Let’s take the pharmaceutical sector as an example, the average time to develop a new drug is more than 10 years with the average cost at approximately $2.6Bn. These numbers are staggering, how much does this sector risk losing once they become the victim of an attack on their lifeblood - their R&D repository. There has to be another way…

Blockchain Your Storage

A use case that Blockchain presents is the concept of distributing your data across a vast network. For example, what if your files were encrypted on the client-side, split into chunks and then distributed across a vast Blockchain powered storage network where the storage space itself is unlimited - provided by many public cloud providers, or even individual users renting their spare capacity. No central server, no central control and the power is with the user (or the enterprise) - they have the keys to unlock the encryption.

This vision for a distributed R&D store might look a lot like the combination of Factom and Storj - a startup that establishes a decentralized and secure cloud storage platform that doesn’t have downtime, eliminates third party oversight, and removes central control. It achieves this by using the Blockchain as a transaction ledger applying encryption for security needs.

What Does Blockchain Hold

There is little doubt that data is the future, it is truly the new oil for business value. As a result of Blockchain we are likely to see a rise in Data-as-a-Service (DaaS) offerings from service providers, though this will begin in the start-up scene. The concept of a Blockchain powered DaaS has three core advantages:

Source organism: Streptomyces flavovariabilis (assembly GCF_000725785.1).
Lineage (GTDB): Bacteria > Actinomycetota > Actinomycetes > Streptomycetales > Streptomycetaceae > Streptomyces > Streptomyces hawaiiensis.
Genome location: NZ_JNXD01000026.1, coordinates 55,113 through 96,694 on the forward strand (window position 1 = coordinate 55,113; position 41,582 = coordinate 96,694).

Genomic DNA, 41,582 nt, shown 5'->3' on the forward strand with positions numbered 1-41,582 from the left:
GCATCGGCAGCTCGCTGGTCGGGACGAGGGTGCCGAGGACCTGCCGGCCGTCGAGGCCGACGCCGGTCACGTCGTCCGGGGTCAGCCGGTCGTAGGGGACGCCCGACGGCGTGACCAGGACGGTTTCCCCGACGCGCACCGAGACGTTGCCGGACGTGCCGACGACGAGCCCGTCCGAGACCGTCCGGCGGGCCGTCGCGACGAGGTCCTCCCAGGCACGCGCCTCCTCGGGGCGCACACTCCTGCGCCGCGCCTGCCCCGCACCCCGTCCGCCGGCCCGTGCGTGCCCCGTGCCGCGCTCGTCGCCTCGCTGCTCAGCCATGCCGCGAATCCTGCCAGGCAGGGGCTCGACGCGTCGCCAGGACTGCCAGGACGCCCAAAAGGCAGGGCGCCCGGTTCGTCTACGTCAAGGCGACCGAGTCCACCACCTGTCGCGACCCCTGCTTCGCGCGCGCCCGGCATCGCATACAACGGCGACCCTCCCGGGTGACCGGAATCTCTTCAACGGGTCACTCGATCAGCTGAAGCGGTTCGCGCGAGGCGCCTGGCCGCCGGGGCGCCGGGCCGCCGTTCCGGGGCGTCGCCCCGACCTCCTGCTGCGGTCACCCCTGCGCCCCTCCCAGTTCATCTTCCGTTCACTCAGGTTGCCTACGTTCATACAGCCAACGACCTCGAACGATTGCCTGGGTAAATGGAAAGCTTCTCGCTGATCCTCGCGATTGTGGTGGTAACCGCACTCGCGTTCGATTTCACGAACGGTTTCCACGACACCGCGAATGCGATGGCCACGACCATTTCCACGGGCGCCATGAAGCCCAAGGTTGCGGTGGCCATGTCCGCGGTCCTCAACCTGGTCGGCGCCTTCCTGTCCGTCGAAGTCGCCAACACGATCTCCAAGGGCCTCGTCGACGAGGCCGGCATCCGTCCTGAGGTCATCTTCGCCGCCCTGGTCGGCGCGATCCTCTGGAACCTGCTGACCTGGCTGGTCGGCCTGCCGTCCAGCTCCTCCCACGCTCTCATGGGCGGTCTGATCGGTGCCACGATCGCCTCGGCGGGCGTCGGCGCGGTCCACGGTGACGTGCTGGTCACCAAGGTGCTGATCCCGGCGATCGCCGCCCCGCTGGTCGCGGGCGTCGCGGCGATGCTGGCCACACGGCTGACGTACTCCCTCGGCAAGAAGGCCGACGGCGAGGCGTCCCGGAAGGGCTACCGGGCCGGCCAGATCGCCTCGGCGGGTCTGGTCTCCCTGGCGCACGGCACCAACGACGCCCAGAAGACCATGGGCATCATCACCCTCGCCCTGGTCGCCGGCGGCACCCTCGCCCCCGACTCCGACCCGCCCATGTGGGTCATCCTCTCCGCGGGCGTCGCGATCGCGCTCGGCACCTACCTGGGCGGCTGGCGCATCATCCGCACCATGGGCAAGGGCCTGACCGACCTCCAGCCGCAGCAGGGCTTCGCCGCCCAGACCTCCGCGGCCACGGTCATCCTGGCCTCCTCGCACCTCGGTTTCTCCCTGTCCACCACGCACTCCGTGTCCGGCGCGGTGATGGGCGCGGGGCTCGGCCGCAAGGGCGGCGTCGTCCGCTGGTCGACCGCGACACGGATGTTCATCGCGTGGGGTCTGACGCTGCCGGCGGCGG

• 1. Storage Cost - An autonomous decentralized storage system would reduce the cost of storage significantly by eliminating the expense of centralized services: facilities, people, operations, hardware, regulatory and legal, etc.
  • 2. Security - Client-side encryption will always reign supreme to server-side, why give someone else the keys?
  • 3. Speed - The scale of a true decentralized peer-to-peer network for storage would be vastly superior to a centralized server.

The Mindshift Challenge

This way of thinking about storage will require a complete mindshift in today’s traditional approach, it may sound ridiculous spreading your data across many cloud storage providers - but how is this any more ridiculous than storing it in a single place?

How can enterprises start making steps towards this vision? Look to the Invisible Infostructure coupled with Blockchain technology to envision secure and reliable access to data mixing old and new deployment models. Storage technology solutions should follow this mantra and remain invisible and support you focusing on your business outcomes. How can the future power of Cloud and Blockchain enable such a transformation? What can you do today? Consider where your data is stored and the level of trust you place in your cloud providers and start to investigate Bring Your Own Encryption options that can increase your confidence in public cloud storage solutions.

Leo Kennedy
Technology Consultant, Infrastructure Services CTO Office

Read more about the design principle Invisible Infostructure in TechnoVision 2015

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Security Collapse in the HTTPS Market